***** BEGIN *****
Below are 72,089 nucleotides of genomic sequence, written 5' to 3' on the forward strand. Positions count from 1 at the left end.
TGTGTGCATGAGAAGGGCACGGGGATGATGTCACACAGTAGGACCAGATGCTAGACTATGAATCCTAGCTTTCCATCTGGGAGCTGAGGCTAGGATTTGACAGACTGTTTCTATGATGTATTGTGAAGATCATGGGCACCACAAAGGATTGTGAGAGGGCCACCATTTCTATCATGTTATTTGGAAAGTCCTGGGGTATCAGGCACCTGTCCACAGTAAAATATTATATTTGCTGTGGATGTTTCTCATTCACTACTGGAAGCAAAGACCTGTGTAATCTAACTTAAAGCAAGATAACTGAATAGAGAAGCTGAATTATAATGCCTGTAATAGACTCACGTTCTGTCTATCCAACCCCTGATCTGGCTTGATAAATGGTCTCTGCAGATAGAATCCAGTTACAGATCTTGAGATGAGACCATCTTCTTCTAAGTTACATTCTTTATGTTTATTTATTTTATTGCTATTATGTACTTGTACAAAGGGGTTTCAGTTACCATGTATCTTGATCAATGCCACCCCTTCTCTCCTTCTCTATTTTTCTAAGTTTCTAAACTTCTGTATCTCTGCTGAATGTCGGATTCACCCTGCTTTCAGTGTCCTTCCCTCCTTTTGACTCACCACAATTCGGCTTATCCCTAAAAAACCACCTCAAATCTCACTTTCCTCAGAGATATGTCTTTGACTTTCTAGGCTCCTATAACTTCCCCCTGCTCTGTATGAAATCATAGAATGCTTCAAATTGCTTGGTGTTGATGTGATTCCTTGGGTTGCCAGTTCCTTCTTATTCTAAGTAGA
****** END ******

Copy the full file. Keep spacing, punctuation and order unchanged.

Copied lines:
Below are 72,089 nucleotides of genomic sequence, written 5' to 3' on the forward strand. Positions count from 1 at the left end.
TGTGTGCATGAGAAGGGCACGGGGATGATGTCACACAGTAGGACCAGATGCTAGACTATGAATCCTAGCTTTCCATCTGGGAGCTGAGGCTAGGATTTGACAGACTGTTTCTATGATGTATTGTGAAGATCATGGGCACCACAAAGGATTGTGAGAGGGCCACCATTTCTATCATGTTATTTGGAAAGTCCTGGGGTATCAGGCACCTGTCCACAGTAAAATATTATATTTGCTGTGGATGTTTCTCATTCACTACTGGAAGCAAAGACCTGTGTAATCTAACTTAAAGCAAGATAACTGAATAGAGAAGCTGAATTATAATGCCTGTAATAGACTCACGTTCTGTCTATCCAACCCCTGATCTGGCTTGATAAATGGTCTCTGCAGATAGAATCCAGTTACAGATCTTGAGATGAGACCATCTTCTTCTAAGTTACATTCTTTATGTTTATTTATTTTATTGCTATTATGTACTTGTACAAAGGGGTTTCAGTTACCATGTATCTTGATCAATGCCACCCCTTCTCTCCTTCTCTATTTTTCTAAGTTTCTAAACTTCTGTATCTCTGCTGAATGTCGGATTCACCCTGCTTTCAGTGTCCTTCCCTCCTTTTGACTCACCACAATTCGGCTTATCCCTAAAAAACCACCTCAAATCTCACTTTCCTCAGAGATATGTCTTTGACTTTCTAGGCTCCTATAACTTCCCCCTGCTCTGTATGAAATCATAGAATGCTTCAAATTGCTTGGTGTTGATGTGATTCCTTGGGTTGCCAGTTCCTTCTTATTCTAAGTAGA